Surfer dude who plays breezy, harmless, acoustic music; we have Newton Faulkner pretty much sussed right? Wrong. With Interference (Of Light), Faulkner is making clear that he’s far more than, plucky guitars, and fluffy choruses. Besides, he’s only just had his first surfing lesson.
From the first few seconds of thumping percussion on the opener ‘Sinking Sand’ the Surrey artist is making a clear statement that this project is no stripped-back affair. The track which was the first taster of the record back in April last year, sounds like an off cut from a Black Keys record, featuring a classic rock and roll guitar guitar riff and repeated vocal melodies.
So he’s trying his hand at a rock album? Well, no, other than ‘Sinking Sand’, ‘Four Leaf Clover’, and ‘I Can Pretend’, the 17-track record doesn’t tend to lean towards anything that can be considered heavy. But that’s not to say it’s subdued. Synths bring some colourful texture throughout, particular working well on ‘Leave Me Lonely’ and ‘Ache For You’.
Despite Interference (Of Light) being a brilliant showcase of Faulkner’s talents as a multi-instrumentalist, it does often feel restrained, like he is paddling out of his depth, rather than diving in head first. The heavier elements that pop up, never quite feel loose or cathartic (other than the aforementioned ‘Sinking Sand’ which does deliver there). Equally when we dip into more familiar pop territory, the hooks and choruses don’t take many production risks and lyrically don’t venture too far from any comfort zone.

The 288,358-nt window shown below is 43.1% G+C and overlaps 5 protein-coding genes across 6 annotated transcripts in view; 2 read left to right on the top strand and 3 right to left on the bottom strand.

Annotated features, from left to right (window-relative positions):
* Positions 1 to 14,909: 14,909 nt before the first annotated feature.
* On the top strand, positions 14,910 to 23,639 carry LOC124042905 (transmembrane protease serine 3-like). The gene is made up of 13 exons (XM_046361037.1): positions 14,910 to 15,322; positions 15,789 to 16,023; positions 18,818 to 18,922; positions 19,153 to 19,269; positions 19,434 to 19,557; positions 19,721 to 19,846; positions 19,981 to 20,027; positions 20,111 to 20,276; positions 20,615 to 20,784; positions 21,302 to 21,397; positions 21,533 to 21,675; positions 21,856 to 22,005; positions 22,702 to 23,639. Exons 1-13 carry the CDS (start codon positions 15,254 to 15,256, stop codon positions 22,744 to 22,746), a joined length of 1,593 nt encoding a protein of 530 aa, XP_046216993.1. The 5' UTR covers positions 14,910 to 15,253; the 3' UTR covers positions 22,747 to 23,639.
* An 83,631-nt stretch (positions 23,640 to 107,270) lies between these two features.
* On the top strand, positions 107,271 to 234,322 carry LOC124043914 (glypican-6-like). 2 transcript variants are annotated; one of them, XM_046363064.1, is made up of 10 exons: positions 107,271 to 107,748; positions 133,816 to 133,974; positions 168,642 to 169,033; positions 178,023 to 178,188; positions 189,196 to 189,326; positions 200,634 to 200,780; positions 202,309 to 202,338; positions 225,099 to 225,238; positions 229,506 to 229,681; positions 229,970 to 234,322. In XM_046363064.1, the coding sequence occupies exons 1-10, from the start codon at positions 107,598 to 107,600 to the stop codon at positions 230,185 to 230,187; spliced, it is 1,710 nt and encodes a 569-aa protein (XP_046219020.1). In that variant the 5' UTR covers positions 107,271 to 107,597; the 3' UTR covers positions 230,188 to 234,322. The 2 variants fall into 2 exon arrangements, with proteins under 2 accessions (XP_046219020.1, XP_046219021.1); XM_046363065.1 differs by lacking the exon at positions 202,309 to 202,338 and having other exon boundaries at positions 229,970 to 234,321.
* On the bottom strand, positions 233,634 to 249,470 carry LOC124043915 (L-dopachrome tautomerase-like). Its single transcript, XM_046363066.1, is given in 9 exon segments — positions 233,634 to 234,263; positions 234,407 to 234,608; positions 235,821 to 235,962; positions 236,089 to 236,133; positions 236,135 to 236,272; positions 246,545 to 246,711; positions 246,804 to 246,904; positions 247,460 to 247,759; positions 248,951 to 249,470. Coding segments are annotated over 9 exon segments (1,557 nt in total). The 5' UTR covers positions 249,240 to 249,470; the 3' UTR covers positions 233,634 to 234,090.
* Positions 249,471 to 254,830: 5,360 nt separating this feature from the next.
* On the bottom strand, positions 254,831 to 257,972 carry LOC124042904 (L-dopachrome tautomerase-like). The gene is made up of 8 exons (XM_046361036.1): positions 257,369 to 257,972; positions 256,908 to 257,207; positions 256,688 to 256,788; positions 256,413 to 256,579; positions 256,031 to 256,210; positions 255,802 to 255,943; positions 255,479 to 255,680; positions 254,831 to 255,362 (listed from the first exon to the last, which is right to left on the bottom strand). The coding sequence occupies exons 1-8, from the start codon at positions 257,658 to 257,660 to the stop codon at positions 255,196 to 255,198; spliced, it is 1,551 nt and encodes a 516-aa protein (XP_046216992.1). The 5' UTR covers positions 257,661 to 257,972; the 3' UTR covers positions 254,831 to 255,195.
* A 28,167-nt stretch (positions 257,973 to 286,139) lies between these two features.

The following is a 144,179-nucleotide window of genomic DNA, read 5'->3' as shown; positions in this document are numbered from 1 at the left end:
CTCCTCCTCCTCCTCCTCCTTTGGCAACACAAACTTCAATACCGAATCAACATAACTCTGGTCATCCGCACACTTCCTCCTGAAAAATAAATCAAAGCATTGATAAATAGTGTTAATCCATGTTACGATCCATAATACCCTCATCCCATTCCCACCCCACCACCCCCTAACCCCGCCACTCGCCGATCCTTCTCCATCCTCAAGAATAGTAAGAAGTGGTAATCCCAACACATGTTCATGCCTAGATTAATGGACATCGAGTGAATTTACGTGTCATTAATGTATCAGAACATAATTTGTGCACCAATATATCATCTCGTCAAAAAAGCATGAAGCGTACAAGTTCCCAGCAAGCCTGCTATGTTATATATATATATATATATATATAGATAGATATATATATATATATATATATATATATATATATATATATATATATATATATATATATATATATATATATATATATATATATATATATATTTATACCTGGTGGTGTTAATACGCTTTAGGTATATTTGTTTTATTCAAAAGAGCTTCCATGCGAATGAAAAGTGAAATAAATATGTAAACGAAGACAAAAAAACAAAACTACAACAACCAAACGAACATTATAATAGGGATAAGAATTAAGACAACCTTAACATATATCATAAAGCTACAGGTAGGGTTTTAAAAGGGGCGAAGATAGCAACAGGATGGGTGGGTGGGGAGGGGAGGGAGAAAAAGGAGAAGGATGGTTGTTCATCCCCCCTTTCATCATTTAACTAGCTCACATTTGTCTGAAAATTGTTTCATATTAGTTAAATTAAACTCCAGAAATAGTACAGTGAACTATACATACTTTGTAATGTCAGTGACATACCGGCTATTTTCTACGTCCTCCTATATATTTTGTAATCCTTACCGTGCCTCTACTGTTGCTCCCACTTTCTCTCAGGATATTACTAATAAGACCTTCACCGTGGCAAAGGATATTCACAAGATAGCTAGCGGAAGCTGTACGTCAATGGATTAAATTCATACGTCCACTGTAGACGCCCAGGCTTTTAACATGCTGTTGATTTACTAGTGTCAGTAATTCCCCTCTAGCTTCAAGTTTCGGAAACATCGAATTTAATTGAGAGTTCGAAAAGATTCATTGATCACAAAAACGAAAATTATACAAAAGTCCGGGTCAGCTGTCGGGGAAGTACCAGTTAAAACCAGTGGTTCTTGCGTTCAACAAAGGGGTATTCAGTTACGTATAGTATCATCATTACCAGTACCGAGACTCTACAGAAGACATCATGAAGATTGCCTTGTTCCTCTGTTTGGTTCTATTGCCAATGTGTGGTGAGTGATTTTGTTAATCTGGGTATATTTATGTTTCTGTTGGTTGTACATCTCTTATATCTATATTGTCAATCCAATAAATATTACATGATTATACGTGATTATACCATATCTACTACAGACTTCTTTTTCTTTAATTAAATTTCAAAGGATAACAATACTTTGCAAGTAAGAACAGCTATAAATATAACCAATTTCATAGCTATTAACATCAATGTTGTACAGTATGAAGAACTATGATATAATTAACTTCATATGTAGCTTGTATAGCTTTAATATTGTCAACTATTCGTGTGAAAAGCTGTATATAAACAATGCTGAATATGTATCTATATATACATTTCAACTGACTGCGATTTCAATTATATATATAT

‘Killing Time’ is an exciting direction, and an exception where Faulkner does seem to take the full plunge into a new sound. The track builds throughout, bringing in a host of exciting instrumentation far removed from his trusty acoustic, with choir-like vocal melodies coming in as the track reaches its peak.
For an album which sheds new light on an artist we all think we know, it’s actually the more traditional sounding songs which connect best. ‘Here Tonight’ displays exactly why Faulkner has been so successful with little more than an acoustic guitar. The campfire chorus and gentle instrumentation work to put Faulkner’s songwriting and vocal talents to the front.
The album flaunts Faulkner’s improved vocal ability throughout in fact. Of course, he has always had a great voice, but this, his seventh studio album, sees him reaching higher notes and experimenting more with his voice than ever before.
While this patchwork album succeeds in showcasing Newton Faulkner’s ability to borrow from genres, and actually remaining relatively coherent over 17 tracks, it rarely steals an idea and runs with it entirely. What Interference (Of Light) does offer though is glimmers of promising directions, segments of beautifully crafted songs, and some incredible vocal deliveries.
Newton Faulkner will be completing a UK tour towards the end of September, through to October and November. For full details and to purchase tickets, click here. Keep posted for our chat with Faulkner coming soon.